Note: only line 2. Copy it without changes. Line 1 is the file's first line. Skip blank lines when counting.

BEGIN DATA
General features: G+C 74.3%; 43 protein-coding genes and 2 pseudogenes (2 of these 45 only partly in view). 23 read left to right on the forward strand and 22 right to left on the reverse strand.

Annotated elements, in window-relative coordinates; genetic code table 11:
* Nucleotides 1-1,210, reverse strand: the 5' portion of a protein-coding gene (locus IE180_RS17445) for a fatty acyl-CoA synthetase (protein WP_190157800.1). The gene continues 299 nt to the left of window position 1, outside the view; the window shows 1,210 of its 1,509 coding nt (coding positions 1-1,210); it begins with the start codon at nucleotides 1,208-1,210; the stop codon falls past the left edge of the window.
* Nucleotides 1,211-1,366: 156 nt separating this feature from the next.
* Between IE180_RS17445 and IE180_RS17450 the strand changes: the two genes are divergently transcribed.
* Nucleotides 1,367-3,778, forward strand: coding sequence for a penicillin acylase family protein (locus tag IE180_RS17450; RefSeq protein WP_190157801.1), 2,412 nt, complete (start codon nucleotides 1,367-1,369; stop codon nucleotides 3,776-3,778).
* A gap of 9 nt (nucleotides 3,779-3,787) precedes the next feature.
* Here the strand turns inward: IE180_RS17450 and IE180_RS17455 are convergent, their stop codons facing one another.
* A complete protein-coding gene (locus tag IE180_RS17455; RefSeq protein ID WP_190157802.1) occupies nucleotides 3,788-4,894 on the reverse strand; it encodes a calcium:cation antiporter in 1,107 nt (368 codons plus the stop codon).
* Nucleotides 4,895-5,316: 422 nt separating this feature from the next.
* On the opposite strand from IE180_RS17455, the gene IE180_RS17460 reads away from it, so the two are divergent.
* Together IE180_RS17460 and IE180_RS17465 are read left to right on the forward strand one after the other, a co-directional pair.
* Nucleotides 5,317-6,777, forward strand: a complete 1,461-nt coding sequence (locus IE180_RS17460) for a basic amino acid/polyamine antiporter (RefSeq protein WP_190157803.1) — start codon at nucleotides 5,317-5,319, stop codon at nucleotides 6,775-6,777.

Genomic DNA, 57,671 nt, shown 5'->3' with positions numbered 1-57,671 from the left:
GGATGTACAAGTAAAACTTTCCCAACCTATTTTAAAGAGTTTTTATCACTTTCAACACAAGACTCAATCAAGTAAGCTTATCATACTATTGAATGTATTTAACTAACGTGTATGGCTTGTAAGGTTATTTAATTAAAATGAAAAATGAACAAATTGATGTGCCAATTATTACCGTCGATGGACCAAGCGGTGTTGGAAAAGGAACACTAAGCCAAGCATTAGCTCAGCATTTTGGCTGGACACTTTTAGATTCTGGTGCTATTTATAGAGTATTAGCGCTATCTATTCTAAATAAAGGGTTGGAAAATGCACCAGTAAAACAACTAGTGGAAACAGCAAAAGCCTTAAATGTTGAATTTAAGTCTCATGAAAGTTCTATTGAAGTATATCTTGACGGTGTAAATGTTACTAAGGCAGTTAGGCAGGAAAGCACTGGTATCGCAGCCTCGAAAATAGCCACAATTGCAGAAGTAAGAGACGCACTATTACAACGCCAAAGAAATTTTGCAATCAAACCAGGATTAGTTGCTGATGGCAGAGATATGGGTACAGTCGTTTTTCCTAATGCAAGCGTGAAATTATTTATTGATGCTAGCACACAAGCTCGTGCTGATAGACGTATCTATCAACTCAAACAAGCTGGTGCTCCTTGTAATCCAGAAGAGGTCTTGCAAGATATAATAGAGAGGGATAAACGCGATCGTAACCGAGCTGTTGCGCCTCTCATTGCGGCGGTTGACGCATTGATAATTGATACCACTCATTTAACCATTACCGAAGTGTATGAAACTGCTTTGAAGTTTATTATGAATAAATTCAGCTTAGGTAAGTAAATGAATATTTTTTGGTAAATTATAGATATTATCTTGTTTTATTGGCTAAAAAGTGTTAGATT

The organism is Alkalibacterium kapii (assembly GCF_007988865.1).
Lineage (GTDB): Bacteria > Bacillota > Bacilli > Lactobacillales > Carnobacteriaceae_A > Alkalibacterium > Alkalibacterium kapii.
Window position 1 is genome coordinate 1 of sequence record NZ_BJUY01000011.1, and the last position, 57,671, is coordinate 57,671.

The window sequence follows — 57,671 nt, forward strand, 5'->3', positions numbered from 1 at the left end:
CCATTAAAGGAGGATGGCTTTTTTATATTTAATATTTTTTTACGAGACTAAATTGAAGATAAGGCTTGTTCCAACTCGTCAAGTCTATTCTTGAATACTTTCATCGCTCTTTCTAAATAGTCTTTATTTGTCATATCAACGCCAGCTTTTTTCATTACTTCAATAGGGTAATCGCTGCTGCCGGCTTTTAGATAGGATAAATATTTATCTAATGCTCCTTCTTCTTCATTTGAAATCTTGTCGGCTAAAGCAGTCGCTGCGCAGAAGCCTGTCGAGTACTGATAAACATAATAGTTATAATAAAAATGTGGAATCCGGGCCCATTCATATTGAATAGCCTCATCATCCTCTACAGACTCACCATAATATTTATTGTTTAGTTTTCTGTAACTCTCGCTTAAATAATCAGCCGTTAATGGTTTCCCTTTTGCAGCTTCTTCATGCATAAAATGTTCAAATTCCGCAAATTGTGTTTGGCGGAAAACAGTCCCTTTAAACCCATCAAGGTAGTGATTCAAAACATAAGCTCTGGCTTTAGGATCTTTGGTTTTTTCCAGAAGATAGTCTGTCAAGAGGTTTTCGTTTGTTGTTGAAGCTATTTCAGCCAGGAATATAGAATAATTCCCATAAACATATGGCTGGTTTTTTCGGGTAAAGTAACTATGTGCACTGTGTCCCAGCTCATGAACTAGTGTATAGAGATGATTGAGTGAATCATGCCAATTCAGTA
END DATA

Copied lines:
Annotated elements, in window-relative coordinates; genetic code table 11: